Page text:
Compare that to commodity corn, which is what was being grown on our land before we transitioned it to vegetables. Twenty-five acres of corn produces about $25,000 in revenue; half of that is spent on inputs like fuel and GMO seed and machinery, and only about $750 goes to labor. That means our farm would need to grow over 5,000 acres of corn to produce the same number of jobs we offer producing 25 acres of vegetables. That is half the size of our town.
The more growers we have caring for smaller parcels and maximizing the land’s potential, the more benefits our town will experience. As I said before: The more a farmer is able to care for the land, the more the land gives back.
The challenge is putting more young people, more farmers in the position to do just that. What would our rural communities look like if we had 1 million more farms like Hearty Roots, like the Salad Garden of Missouri, the West Georgia Cooperative, Three Springs Farm in Oklahoma, Kilpatrick Farm of New York, Bucio Farm of California or Sauvie Island Organics outside of Portland? Just think of the social, economic and health benefits for the nation.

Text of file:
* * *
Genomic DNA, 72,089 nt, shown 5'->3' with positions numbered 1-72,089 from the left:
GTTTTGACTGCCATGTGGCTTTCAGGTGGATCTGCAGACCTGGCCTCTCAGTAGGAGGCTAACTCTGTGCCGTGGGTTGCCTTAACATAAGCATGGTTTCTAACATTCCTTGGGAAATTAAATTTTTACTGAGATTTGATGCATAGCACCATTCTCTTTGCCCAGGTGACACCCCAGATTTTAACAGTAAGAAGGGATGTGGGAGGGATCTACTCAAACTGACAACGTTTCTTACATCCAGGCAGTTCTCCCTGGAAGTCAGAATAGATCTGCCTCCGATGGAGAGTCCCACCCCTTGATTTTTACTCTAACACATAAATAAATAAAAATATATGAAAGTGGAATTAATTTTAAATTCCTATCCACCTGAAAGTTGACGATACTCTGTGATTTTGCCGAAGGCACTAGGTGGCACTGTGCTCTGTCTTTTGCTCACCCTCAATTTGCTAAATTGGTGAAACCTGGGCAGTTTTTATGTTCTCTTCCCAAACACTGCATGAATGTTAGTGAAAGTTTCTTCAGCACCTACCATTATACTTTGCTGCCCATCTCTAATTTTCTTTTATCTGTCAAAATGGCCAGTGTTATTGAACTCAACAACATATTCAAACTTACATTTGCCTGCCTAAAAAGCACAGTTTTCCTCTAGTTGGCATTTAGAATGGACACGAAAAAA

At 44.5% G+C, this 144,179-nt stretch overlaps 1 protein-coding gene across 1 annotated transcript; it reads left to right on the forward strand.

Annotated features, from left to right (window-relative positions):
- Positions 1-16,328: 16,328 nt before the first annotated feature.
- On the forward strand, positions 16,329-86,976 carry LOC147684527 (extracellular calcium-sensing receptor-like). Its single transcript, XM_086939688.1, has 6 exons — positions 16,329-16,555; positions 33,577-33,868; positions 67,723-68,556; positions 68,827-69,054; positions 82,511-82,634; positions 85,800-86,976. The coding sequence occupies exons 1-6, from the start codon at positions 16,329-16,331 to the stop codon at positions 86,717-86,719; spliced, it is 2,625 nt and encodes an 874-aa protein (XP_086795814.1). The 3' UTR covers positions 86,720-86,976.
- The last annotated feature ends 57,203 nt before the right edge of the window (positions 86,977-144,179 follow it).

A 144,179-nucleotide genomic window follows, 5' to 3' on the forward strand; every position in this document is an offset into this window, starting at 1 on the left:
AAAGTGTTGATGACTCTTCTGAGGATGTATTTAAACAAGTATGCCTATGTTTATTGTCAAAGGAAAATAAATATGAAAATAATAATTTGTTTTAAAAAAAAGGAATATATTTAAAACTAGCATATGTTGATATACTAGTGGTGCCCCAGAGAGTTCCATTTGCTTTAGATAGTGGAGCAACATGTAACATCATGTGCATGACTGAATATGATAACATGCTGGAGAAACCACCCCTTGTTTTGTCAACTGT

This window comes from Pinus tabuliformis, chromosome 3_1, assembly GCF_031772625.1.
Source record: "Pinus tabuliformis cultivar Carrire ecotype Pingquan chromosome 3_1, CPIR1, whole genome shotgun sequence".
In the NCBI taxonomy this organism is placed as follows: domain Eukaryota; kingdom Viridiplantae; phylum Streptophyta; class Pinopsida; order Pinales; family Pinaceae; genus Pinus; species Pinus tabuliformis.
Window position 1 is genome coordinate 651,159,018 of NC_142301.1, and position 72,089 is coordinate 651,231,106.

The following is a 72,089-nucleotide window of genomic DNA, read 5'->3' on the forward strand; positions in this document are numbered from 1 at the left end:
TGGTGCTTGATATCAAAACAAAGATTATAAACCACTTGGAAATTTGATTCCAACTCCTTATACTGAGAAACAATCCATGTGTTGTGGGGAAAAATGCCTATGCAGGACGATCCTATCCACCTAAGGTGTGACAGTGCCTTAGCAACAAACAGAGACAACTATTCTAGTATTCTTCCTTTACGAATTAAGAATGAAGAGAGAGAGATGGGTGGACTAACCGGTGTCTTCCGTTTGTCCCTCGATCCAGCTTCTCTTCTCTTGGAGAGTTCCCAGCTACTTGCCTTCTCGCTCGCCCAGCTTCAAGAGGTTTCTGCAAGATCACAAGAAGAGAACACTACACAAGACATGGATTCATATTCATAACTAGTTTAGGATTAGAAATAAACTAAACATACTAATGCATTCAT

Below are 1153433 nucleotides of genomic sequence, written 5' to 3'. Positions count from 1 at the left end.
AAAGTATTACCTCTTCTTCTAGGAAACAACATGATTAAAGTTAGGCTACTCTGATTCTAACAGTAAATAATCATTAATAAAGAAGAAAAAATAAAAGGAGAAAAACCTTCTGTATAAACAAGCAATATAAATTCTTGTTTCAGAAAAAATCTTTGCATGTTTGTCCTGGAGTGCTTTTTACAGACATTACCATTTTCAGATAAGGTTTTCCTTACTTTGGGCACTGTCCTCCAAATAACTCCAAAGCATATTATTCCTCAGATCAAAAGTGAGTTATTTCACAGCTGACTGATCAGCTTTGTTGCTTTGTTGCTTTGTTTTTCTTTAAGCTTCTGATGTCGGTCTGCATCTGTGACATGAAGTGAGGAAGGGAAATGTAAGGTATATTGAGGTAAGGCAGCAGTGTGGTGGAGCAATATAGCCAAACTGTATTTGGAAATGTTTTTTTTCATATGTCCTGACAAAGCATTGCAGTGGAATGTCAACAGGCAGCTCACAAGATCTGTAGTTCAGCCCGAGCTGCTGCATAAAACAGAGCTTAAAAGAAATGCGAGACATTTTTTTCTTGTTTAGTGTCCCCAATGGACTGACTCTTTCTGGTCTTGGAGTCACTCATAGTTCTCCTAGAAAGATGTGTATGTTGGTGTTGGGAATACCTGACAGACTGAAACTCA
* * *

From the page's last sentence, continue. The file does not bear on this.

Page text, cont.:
But a million new farms like these aren’t going to just come along. It’s not 1920 when Grandpa Henry was farming. Land is crazy expensive (it took us 10 years to find a permanent home for our farm). Banks forgot how to loan to us, and there is now something called a student loan that zaps hundreds of dollars from a bank account each month (for decades), supply chains are in shambles, research on new organic systems is behind the curve, and Federal Policy is largely written to perpetuate what we already have.
In 2010, I co-founded the National Young Farmers Coalition. We are a team of farmers and consumers that want at least a million new farms in this country, and know that big change is necessary to make that possible. We are working to create land agreements, policies and local networks that will create a permanent home for independent, diversified, family-scale farms in the United States.
In our national survey of 1,000 young and beginning farmers, we found that capital was the number one challenge to starting a farm. Of course banks and investors need to be engaged to help solve this challenge, but history teaches us that getting capital to farmers can’t be left to private interests. It is much too important for the nation’s security. That’s why the federal government makes low interest loans to farmers through the Farm Service Agency – and Republican President Theodore Roosevelt helped to start the cooperative Farm Credit system in 1908.
These institutions can do a lot more for young and beginning farmers. We were very proud to have worked with the Farm Service Agency to revise their rules to allow new farmer training programs, such as apprenticeships, to be considered as experience that would qualify them for a loan. And we helped the agency launch a new micro-lending program. But there is so much more that needs to happen.